There are three conditions which must be met for the successful production of comb honey in the Interior; excellent nectar flow, large foraging adult population and adequate equipment. Let’s define comb honey as that produced from floral nectar, stored and capped in the cells by the bees, and presented just as the bees made it- untouched by human hands.
This year (2017) is shaping up as an excellent nectar flow (as of early July) – the fireweed and clovers (our best excess honey producers) are, if not blooming, are on the verge of busting out with a week or two. The weather has been amenable; adequate rain to keep up ground moisture, warm days, and plenty of sunshine. Honey production has been all over the map- my North Pole colonies have barely touched the honey supers while at Ann’s Greenhouse they’ve filled two medium supers. Last year North Pole was my best location…go figure.
A large adult foraging population is also necessary – notice I say “large” and “adult”. Remember it’s the adults (4+ weeks old) who are out foraging – they claim (whoever ”they” are) bees make 1/12th of a teaspoon of honey in their whole life or it takes bee visits to 1 million flowers to make a pound of honey. They literally work themselves to death- the old bees will have tattered wings and less body hair (just like me). They must bring in adequate amounts of nectar and pollen to keep the young bees happy and feed the brood nest development. This means adequate space or risking a swarm. As I hope you know, beekeeping in the Interior requires 2 deep (9⅝”) brood boxes and two medium (6⅝”) (sometimes more during a good flow) or 3-4 shallow (5⅝”) honey supers; take care of your back! Not only is the aforementioned hive volume required but also empty cells for the queen to lay in. Have you expanded your brood nest horizontally as well as vertically? It’s a good idea to store frames of nothing but honey and pollen against the walls (nothing needs to stay warm) in the 1&2 position or the 9&10, rotate any frames that may be drawn out on one side 180° so the bees can draw out the opposite side. Bees will tend to “chimney” up the stacked boxes putting a wall of honey on either side and ignoring the outer frames (1, 2, & 3 and 8, 9, & 10). That why it’s important to get in the hive once every 7-10 days and arrange frames. Don’t place a frame with bare foundation in the middle of the brood nest it breaks up the cohesion of the nursery- foundation is best drawn out when adjacent to the brood nest. Remember the bees keep the brood nest at 93-95° F so act accordingly.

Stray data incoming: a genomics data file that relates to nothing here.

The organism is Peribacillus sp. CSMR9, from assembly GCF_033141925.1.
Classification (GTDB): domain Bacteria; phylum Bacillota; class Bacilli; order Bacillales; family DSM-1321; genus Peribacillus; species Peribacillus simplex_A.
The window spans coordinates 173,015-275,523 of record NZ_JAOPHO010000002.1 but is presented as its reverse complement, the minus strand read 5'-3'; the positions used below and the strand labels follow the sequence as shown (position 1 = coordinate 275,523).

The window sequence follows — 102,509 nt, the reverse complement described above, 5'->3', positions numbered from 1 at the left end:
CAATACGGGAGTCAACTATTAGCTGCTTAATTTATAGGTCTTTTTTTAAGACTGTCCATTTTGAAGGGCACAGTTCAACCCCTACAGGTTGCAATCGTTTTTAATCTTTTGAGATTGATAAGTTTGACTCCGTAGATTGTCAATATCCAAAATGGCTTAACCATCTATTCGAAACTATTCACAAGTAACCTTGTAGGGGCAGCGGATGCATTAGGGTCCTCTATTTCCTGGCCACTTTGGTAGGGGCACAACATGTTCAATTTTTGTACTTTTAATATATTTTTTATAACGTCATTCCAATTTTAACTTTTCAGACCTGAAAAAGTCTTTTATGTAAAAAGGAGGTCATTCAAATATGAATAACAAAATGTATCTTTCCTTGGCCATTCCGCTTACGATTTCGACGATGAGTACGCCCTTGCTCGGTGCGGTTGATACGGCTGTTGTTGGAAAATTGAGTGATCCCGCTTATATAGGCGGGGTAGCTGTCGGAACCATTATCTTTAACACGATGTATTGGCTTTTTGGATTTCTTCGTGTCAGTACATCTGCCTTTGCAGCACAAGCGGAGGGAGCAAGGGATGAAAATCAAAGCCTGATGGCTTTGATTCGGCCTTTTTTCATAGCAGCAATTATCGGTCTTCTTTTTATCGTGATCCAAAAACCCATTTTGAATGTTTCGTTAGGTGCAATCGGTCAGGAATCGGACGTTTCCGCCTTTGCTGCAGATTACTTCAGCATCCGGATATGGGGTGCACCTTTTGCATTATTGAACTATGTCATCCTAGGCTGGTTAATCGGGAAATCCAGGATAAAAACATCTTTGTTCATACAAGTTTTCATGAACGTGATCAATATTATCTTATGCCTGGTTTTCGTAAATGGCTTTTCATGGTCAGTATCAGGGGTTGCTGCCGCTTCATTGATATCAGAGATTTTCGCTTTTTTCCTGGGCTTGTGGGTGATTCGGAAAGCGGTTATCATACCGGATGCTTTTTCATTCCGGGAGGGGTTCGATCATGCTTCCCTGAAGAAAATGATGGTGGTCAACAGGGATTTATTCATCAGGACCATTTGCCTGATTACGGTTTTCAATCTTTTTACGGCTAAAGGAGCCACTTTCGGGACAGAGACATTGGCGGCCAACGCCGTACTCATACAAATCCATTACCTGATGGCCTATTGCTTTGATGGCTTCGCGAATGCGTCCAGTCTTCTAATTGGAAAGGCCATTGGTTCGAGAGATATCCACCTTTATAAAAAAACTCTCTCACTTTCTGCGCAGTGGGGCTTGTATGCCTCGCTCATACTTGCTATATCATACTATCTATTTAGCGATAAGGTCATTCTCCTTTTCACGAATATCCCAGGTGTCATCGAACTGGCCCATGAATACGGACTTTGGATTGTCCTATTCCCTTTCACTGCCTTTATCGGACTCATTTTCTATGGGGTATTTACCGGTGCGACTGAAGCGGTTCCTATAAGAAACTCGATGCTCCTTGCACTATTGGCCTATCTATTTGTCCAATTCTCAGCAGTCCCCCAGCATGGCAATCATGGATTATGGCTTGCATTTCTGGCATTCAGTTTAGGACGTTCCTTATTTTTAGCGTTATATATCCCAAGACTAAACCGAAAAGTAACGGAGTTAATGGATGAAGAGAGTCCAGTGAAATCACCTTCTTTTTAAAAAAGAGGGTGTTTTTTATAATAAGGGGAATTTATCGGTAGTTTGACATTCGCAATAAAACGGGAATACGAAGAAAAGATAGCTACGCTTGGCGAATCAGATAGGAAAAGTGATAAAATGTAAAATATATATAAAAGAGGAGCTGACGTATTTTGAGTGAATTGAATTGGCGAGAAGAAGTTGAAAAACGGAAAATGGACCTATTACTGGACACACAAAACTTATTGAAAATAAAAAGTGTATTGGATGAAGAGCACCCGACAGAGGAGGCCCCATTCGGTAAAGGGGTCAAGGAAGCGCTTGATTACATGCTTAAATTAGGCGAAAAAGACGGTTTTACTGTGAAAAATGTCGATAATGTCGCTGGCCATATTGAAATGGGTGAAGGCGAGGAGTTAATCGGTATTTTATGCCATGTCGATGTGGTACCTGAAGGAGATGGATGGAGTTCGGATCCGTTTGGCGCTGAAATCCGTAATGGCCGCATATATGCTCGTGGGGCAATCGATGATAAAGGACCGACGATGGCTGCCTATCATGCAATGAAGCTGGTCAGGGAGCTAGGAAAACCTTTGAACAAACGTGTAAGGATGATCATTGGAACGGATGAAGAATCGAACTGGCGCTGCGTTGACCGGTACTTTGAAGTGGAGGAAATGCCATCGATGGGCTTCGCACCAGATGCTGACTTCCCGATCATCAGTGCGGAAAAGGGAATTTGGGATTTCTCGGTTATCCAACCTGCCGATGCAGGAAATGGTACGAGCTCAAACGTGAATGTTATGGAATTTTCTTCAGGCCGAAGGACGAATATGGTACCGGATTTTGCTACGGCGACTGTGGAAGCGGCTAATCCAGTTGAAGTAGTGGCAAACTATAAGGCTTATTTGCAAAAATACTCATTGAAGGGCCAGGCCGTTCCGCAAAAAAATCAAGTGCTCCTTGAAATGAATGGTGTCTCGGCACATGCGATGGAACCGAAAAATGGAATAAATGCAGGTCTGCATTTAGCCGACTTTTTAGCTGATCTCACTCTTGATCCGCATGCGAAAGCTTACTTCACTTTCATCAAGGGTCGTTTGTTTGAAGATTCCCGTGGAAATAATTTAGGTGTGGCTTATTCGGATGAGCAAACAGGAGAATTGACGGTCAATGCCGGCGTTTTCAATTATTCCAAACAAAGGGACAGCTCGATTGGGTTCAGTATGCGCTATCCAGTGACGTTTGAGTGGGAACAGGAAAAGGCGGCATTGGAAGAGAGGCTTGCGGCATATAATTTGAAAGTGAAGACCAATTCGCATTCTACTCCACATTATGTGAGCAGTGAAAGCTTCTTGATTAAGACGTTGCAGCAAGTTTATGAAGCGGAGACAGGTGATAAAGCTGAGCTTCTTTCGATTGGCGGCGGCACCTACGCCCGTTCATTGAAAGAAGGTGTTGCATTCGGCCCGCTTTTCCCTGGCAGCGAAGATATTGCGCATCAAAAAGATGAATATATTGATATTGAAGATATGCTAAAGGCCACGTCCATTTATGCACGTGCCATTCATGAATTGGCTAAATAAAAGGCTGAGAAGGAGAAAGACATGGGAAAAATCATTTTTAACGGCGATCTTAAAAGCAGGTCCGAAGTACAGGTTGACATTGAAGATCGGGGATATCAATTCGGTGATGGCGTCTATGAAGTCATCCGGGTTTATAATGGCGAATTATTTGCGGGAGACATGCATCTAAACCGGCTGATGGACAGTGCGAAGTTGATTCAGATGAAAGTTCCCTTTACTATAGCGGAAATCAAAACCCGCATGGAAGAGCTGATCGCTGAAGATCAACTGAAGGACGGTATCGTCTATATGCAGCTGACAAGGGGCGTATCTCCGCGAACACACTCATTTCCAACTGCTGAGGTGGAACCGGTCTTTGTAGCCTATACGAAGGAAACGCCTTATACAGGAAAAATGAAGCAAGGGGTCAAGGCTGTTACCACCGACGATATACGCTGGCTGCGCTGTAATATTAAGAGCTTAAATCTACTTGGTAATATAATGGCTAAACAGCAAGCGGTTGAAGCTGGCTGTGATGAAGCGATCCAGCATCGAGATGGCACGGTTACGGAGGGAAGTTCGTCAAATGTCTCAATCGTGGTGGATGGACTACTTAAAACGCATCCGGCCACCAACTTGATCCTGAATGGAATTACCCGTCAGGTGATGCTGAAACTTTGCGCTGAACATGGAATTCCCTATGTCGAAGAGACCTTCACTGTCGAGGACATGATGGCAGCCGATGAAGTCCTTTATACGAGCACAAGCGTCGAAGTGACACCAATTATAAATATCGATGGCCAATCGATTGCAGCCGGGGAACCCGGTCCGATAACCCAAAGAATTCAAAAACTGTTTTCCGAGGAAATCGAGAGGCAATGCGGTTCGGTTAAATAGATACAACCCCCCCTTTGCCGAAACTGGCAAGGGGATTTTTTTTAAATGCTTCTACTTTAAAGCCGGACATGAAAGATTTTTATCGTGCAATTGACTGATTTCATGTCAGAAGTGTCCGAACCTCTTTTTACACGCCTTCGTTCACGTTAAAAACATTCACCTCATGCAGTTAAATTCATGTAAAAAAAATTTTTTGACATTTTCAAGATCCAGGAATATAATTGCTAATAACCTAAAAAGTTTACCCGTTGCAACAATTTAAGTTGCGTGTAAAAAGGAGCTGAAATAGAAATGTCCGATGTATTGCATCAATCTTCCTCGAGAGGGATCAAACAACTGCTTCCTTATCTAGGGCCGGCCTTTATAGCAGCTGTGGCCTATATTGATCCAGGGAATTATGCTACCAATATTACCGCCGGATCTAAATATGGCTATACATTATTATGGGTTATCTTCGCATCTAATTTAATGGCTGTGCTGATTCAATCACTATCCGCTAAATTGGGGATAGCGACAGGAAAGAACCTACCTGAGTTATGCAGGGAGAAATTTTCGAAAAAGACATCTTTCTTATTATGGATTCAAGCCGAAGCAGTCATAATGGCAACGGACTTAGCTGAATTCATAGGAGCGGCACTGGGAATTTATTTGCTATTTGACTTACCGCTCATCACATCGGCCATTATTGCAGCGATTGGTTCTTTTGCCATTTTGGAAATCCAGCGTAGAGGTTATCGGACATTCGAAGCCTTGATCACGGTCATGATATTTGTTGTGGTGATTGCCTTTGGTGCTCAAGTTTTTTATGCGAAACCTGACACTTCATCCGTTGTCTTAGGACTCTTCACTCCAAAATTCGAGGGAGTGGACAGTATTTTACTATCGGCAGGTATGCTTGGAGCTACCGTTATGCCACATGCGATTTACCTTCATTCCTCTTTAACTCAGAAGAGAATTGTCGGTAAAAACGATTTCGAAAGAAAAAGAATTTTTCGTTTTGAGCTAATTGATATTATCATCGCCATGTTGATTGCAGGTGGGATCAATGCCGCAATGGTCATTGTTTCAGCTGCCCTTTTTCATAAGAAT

For comb honey you need a very crowded box- just on the verge of swarming- this is especially important if you’re employing the plastic Ross Rounds or Hogg Half-comb cassettes (more on that in the attachment). If you’re needing just a couple of squares to put on a dessert plate or wow your friends, the best method is to have the bees build “free comb” off of starter strips which can be as simple as popsicle sticks glued or tightly secured in the top bar of a frame.
Choice of equipment- this depends on how much you want to get into it; a super of Ross Rounds ready to put on the hive will cost $132 plus shipping from Mann Lake and you need at least 2 or preferably 3. The covers and labels will run another $65 (see page 15 in Mann Lake catalog). Cut comb with popsicle sticks is at the other end of the spectrum- I sell an assembled medium frame for $2.00 use your own popsicle sticks; you can replace one of the frames in your honey super but be sure the queen isn’t laying up there unless you like larvae. You can cut up the comb and put it in wide-mouth jars then top it off with liquid honey for the best of both worlds- if you’re stirring it in your tea you may get a wax film atop your beverage.
If you’re interested in comb honey please read the next post. As I get older I’m cutting back on my inventory (less hassle for my kids when they pry the hive tool from my cold dead fingers) so I have both Hogg Half-Comb cassettes (5) and Ross Rounds (8), I have the covers, extra rings, thin-surplus foundation and a limited number of labels. I also have 2 shallows with starter strips and 14 assembled, painted, frames and foundation (no heavy lifting) ready to put on a hive normally $64 each now $50 on sale as are the Ross Rounds and Hogg half-comb reduced to $50 each while supplies last.
Let’s hope the conditions for an excellent honey flow persist and we all have an excellent season (see next post).